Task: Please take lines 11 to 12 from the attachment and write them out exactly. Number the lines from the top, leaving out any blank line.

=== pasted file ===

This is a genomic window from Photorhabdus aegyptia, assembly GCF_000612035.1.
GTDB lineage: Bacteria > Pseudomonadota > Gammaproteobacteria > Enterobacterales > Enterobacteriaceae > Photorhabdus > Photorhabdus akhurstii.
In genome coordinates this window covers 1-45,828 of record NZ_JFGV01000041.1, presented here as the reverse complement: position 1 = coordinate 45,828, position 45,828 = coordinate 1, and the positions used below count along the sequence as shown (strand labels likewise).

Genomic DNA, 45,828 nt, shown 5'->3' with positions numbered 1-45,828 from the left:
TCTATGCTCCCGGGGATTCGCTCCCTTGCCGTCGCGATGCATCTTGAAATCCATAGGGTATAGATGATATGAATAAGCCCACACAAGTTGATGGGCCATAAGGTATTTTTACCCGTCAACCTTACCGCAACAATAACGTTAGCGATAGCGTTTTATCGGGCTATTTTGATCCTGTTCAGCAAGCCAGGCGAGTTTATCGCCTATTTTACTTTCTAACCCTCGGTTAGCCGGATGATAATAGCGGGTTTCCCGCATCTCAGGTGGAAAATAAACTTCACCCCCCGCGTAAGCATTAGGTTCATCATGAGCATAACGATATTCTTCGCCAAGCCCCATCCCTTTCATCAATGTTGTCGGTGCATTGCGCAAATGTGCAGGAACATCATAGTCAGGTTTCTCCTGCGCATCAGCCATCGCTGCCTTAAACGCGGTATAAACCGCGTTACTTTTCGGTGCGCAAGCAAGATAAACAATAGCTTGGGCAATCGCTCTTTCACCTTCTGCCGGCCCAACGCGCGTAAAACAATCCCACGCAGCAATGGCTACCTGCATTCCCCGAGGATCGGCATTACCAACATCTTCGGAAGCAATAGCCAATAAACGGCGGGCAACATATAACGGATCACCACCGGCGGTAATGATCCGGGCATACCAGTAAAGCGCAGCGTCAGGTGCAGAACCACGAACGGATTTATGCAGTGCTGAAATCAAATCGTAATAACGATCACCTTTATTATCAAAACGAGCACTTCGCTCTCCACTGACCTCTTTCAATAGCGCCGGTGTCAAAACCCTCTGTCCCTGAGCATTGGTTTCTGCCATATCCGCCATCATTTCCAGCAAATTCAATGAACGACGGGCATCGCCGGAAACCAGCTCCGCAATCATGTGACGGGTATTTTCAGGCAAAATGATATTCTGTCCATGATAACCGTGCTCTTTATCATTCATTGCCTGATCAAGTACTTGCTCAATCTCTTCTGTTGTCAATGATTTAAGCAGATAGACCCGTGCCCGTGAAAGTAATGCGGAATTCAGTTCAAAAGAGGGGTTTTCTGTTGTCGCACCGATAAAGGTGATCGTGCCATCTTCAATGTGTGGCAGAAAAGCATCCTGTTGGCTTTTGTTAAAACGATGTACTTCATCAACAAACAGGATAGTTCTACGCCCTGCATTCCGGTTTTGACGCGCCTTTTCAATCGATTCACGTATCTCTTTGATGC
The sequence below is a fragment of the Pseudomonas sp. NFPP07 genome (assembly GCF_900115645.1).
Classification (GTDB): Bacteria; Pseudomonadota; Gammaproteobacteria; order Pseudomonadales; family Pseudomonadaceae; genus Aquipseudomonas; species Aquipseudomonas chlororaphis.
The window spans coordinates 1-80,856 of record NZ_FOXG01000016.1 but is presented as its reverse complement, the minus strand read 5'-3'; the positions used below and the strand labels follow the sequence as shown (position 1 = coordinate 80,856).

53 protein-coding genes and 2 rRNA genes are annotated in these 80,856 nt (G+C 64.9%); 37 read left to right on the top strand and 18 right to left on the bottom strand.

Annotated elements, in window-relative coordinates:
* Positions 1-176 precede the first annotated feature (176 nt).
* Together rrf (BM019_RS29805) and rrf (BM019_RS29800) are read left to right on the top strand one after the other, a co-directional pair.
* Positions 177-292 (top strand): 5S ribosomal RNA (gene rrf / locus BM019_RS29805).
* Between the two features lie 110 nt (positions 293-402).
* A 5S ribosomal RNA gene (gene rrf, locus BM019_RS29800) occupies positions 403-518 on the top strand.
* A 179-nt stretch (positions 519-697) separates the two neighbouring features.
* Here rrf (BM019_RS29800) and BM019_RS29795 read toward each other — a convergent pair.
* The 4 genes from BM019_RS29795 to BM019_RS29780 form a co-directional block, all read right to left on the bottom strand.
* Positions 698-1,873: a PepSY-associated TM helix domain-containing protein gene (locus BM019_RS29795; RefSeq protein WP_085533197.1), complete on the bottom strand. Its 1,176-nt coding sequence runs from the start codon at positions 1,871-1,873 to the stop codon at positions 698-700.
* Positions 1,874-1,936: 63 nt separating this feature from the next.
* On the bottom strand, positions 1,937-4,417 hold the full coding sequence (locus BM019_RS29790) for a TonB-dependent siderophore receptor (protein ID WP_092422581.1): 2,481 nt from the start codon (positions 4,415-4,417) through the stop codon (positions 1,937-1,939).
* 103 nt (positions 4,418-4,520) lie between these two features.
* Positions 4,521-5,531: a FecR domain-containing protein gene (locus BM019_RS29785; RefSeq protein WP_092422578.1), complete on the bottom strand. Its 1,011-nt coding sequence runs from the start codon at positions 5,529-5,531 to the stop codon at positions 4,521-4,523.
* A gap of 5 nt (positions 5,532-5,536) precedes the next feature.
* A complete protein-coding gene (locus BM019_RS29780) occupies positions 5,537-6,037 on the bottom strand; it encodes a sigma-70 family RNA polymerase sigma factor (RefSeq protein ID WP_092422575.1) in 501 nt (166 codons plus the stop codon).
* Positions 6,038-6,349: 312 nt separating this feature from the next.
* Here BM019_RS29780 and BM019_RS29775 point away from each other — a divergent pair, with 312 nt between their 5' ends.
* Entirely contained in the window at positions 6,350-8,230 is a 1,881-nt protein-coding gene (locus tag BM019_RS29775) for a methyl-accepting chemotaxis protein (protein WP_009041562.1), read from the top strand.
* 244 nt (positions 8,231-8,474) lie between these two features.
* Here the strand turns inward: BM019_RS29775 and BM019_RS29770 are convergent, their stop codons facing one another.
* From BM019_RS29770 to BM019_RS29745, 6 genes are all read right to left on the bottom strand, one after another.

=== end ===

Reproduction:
* Positions 1-176 precede the first annotated feature (176 nt).
* Together rrf (BM019_RS29805) and rrf (BM019_RS29800) are read left to right on the top strand one after the other, a co-directional pair.